Up to 1914 she still toured United States dong exotic dance. She was labeled as a classic dancer in the same category with Isadora Duncan despite the fact that they were two different dancers in the perspective of their approach to solo dance. In fact St. Denis sought the universe in the self whereas Isadora Duncan sought the self in the Universe. St. Denis interpreted exotic world through “the vantage point of her body” (Shelton, 1981).
After 1911, solo dance on the professional stage faced a eventual death. St. Denis therefore gave lessons to such women like Gertrude Whitney. Her problems were later compounded by the death of her major patron Henry Harris who died on the titanic. Her financial woes forced her back to the studios where she initiated new exotic dance. The difference however was that the new exotic dance had Japanese theme.
One of these exotic dance was O-MIKA which “was more culturally authentic than her other translations”. It was not successful though. This prompted St. Denis to include some other performers in her productions. Ted Shawn came on board in 1914. Ted was a stage dancer who had strong Dalsartean leanings. Hilda Beyer had ballroom preferences.
St. Denis continued with her solo translations where as Shawn brought popular dance forms like ragtime and tango. Shawn and Denis later became lovers and dance partners. This partnership marked the end of her career as a career solo artist (Shelton, 1981).
Are they first or second generation pioneers?
Ruth St. Denis, Isadora Duncan, and Loie Fuller are considered some of the pioneers of the modern dance. They were against formalism and “superficiality of classical academic bullet”. These dancers wanted to introduce their audiences to both inner and outer realities.
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Ruth in particular employed pictorial effects that featured in her ritualistic dance of Asian religion. She specifically used elaborate costumes and improvised movements that characterized Egyptian and Indian descent. In fact because of her versatility, she integrated Native American dances and dances from other ethnic groups (Shelton, 1981).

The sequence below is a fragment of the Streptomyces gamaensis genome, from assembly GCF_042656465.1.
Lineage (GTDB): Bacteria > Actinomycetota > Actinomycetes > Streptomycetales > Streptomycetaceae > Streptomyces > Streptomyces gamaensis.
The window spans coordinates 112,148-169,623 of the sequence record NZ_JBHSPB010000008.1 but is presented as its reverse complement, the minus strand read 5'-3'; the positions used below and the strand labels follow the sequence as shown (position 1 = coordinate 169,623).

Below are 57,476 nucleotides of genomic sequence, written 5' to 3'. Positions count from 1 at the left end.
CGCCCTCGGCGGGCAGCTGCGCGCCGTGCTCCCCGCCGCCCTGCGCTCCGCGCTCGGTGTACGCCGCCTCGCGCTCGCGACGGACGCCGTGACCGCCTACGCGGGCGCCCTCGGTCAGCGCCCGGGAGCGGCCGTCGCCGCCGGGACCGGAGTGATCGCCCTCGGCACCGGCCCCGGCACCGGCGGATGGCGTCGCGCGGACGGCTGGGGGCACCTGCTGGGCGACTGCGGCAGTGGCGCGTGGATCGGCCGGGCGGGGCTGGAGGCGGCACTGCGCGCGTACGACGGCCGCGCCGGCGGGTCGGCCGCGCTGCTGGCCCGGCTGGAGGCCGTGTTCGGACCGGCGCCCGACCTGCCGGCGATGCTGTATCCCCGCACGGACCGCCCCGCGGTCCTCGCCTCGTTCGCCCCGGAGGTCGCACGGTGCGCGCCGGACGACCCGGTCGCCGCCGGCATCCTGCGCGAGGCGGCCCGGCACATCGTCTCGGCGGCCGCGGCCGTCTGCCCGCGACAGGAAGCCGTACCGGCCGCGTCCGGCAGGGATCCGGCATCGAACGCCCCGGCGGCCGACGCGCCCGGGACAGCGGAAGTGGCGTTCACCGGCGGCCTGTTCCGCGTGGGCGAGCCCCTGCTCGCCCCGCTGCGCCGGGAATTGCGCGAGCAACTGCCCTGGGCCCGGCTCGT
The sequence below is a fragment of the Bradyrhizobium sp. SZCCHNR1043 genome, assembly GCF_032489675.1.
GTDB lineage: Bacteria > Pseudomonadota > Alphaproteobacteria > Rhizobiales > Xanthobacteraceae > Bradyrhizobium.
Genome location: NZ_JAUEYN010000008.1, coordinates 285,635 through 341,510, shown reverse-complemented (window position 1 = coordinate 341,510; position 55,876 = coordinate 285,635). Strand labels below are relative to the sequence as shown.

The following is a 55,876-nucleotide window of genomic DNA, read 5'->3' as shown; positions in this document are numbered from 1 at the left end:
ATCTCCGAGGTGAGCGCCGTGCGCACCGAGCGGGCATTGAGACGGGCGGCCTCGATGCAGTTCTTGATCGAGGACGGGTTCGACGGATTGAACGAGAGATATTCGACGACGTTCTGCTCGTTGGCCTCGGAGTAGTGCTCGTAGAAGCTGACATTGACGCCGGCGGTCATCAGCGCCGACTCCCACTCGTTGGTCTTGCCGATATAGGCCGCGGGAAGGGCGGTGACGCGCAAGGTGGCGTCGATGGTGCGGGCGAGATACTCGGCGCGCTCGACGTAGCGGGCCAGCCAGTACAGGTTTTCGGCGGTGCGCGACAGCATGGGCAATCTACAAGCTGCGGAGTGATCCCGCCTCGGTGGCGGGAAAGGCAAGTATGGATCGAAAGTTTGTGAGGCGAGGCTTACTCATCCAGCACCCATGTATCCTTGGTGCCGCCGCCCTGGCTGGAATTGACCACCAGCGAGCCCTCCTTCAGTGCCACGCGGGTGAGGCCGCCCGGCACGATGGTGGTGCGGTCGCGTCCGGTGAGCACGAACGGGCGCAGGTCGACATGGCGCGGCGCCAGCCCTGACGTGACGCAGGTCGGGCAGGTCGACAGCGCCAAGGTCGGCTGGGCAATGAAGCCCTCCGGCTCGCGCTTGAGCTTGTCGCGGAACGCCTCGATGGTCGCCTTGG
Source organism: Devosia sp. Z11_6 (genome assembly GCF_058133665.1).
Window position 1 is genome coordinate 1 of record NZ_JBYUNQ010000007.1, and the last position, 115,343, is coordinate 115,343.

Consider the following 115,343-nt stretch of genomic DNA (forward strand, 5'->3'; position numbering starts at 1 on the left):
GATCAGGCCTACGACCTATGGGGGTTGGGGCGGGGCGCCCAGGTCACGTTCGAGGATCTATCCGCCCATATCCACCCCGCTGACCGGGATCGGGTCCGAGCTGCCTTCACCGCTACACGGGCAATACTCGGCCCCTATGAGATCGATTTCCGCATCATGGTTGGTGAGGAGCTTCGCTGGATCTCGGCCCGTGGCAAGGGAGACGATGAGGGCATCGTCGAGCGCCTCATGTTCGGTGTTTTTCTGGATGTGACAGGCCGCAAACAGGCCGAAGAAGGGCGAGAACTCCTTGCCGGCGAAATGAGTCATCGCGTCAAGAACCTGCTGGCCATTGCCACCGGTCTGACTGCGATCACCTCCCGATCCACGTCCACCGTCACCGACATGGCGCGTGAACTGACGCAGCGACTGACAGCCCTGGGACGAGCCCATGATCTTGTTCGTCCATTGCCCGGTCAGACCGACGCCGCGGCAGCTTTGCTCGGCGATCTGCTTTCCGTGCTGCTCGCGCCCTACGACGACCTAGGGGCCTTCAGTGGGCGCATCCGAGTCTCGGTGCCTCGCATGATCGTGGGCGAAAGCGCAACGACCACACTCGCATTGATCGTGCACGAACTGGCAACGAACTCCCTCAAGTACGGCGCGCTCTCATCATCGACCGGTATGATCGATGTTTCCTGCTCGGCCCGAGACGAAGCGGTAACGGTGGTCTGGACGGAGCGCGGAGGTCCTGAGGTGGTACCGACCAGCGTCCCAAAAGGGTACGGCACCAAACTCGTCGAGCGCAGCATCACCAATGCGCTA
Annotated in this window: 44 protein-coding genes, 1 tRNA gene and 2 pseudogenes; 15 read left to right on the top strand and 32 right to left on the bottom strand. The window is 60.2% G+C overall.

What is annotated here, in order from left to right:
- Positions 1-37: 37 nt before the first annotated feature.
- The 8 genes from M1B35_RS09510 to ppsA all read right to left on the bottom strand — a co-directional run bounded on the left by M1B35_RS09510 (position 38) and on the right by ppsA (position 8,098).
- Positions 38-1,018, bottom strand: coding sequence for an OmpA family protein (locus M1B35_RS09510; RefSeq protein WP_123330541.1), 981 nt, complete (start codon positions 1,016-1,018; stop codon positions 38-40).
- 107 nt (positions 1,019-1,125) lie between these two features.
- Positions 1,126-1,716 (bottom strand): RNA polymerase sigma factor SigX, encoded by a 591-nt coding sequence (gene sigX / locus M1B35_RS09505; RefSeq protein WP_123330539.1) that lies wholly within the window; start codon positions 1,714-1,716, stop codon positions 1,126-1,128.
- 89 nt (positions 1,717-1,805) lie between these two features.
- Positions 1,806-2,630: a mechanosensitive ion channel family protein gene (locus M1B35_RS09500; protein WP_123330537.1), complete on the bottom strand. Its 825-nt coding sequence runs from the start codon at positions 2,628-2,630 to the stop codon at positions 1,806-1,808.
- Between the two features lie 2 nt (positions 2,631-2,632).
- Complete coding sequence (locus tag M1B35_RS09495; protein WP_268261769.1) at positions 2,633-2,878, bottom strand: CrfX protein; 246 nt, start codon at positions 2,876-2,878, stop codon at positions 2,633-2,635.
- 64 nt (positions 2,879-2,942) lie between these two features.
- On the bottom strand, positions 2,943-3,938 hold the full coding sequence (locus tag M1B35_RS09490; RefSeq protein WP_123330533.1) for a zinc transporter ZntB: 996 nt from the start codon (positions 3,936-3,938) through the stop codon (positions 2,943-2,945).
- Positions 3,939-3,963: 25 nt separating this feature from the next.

Background on their company
After her marriage to Shawn in 1914, they together formed Denishawn Company. The company was started in 1915 Los Angelus California. Through this company they managed to popularize modern dance throughout the United States and abroad. Through this company talents were nurtured and a second generation of modern dancers was conceived. The second generation dancers that passed through this company were Martha Graham, Doris Humphrey, and Charles Weidman.
The Denishawn School of dancing prioritized bullet and experimental bullet dance. The school was first housed in a Spanish style mansion in Los Angelus with spaces for technique classes and Denishawn technique. Technique classes were taken in bare feet and students had to put on one piece black wool bathing piece. The classes ran for three hours each morning. Shawn took the students “through stretches, limbering and ballet barre”.
Floor progressions and free form center combinations were also done by Shawn. St. Denis was in-charge of “oriental and yoga techniques”. Shawn’s classes were in fact laden with ballet terminology. The classes finally closed with the learning of another part of dance. Denishawn trainings were characterized by a theory that one learns to perform by performing and this made a part of concert repertory (Shelton, 1981).
Shelton, S. (1981). Divine Dancer: A Biography of Ruth St. Denis. New York: Doubleday.
Sherman, J. (1983). Denishawn: The Enduring Influence. 1. Boston, MA: Twayne Publishers.